By Liza Ilarde
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I met Christian Louboutin in 1996, when he came to Manila to attend the launch of his shoes at Rustan’s. He was an affable gentleman, so easy to talk to, not at all intimidating. He was, after all, the It Shoe Designer at the time. Today, his name is synonymous to impossibly chic shoes—and bags.
Last November, he returned to Manila, his first trip back since the Rustan’s launch in the ’90s. He was here not to promote anything really, and when a dinner was set up with the country’s lifestyle editors and influencers, the agenda was… nothing. Just a get-together with no pressure to report on it. (Unfortunately, I was out of the country, so I missed my reunion with Mr. Louboutin.)
Fast forward to two weeks ago when the secret was revealed: the real reason Christian Louboutin was in the Philippines! His new bag collection called Manilacaba, which incorporates multiple textiles from indigenous peoples around the country, was launched. The weaves include the hablon, on which the designer’s logo is embroidered; the bold-hued patadyong, on which one strap is attached; and the geometric-patterned yakan, found on one panel of the large tote; among other weaves, as well as embellishments like mother-of-pearl buttons, metal spikes, iridescent sequins, and whimsical jeepney embroidery. (And if you get the chance to see the bag in person, take a peek inside at the eye-popping jeepney-print lining!)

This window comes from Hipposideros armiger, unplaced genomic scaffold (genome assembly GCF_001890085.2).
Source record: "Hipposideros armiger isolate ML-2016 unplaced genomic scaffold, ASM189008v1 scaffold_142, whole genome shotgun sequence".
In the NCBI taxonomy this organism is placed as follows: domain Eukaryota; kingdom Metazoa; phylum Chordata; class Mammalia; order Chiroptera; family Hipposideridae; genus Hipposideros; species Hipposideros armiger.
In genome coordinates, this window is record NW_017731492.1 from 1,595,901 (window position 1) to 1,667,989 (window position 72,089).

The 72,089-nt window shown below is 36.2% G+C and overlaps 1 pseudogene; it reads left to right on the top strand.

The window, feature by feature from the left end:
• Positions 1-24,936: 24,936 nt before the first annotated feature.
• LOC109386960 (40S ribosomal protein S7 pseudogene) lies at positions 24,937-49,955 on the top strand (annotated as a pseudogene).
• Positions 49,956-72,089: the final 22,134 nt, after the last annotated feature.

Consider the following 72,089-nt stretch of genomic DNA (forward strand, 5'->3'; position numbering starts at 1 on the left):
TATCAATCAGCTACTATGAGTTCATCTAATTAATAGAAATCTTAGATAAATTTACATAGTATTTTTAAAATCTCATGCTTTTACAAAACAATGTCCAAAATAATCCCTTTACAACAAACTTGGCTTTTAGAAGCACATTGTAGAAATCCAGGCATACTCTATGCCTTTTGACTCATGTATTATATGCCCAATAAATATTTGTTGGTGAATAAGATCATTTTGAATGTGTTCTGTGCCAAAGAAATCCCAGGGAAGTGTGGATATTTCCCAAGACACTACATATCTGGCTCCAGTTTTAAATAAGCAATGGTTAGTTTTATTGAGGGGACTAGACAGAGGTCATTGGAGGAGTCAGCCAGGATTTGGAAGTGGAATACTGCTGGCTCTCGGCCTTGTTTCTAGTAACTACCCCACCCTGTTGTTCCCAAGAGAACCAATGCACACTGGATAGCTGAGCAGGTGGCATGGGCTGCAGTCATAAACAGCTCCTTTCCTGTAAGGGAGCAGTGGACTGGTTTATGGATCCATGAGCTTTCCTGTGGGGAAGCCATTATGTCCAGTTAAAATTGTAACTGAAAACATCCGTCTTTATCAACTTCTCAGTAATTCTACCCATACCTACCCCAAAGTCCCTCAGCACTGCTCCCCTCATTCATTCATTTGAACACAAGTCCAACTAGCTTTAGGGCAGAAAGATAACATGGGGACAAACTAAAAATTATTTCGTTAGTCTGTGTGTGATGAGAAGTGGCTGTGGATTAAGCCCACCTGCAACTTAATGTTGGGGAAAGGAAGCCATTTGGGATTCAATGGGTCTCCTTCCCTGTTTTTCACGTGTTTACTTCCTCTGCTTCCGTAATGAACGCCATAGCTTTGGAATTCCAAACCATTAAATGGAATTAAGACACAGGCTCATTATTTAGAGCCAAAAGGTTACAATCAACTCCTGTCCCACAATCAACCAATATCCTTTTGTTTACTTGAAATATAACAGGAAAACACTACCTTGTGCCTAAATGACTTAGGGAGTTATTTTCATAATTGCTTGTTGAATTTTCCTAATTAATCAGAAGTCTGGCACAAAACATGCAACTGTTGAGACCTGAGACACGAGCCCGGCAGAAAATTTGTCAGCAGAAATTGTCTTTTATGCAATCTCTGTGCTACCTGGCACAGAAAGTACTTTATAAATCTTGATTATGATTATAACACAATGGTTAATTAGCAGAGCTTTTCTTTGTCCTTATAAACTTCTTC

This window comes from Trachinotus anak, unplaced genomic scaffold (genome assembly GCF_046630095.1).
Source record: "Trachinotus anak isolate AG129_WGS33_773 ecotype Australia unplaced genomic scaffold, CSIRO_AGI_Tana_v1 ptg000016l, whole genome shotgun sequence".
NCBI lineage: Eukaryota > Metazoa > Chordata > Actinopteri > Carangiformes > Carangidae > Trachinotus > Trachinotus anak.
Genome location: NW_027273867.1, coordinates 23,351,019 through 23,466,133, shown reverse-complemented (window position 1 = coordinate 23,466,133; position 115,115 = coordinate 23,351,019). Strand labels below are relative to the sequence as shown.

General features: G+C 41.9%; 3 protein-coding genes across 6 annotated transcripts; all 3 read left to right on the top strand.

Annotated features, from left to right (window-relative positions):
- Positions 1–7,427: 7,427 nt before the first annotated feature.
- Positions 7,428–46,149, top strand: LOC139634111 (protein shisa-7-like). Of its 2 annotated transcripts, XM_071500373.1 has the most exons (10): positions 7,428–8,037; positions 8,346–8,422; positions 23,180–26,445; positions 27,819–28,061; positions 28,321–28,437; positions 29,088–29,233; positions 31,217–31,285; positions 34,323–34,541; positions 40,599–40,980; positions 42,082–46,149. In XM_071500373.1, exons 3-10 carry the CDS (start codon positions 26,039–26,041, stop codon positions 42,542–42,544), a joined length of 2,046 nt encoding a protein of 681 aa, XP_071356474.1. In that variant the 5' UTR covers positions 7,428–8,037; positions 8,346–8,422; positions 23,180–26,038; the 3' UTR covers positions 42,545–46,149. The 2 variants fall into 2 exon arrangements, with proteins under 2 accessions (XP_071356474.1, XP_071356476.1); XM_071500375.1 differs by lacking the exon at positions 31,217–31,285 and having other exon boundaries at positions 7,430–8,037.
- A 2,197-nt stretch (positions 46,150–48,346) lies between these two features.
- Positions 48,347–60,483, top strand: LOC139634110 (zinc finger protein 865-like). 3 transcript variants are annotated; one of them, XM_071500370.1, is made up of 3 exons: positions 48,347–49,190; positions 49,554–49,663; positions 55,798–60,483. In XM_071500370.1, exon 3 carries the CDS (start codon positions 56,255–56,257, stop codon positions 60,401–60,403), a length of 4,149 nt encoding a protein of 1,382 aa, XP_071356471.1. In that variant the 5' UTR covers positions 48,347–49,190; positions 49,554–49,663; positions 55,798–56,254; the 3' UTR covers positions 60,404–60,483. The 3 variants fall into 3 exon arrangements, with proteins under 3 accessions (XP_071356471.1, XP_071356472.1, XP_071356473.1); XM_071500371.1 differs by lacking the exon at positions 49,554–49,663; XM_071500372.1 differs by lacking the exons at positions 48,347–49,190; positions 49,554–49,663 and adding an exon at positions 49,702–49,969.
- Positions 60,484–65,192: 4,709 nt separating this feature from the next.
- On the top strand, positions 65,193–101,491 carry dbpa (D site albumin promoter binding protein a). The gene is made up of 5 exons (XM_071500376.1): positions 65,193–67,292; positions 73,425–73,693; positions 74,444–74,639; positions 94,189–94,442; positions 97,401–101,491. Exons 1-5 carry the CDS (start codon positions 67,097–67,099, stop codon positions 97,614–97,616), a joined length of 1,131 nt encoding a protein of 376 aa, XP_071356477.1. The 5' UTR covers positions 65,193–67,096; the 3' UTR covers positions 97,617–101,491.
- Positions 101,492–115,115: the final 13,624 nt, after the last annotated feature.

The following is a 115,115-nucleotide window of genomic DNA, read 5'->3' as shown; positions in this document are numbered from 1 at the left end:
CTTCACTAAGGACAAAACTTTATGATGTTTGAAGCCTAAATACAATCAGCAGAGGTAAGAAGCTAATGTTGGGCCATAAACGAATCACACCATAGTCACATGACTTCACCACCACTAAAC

So how did this happen? Maritess Tantoco-Enriquez, a director and member of the board of Rustan’s Commercial Corporation, recalls that Christian, who’s a friend, called her nearly a year ago. “He called to ask if I could put him in touch with people who worked together to help elevate women,” she said. “So I connected him with Jeannie Javelosa and Alex Mendoza of GREAT Women.” GREAT (which stands for Gender Responsive Economic Action for the Transformation of) Women is a platform that empowers women entrepreneurs, providing them with training and mentoring programs to help them thrive in their businesses on a global scale.
The limited-edition bags are available in two designs. According to the official press release, Piloutin honors the natural wonders of the seas surrounding the Philippines, the islands’ treasures, and the shimmering seabed; while the Artemistrap imagines you swimming through pristine waters and exploring the multicolored coral reefs. Only 10 of each style are available worldwide, and for every purchase, 10 percent of the benefits will be donated to the initiative to contribute to its development.
The Manilacaba bags will be exclusively available at Rustan’s Makati.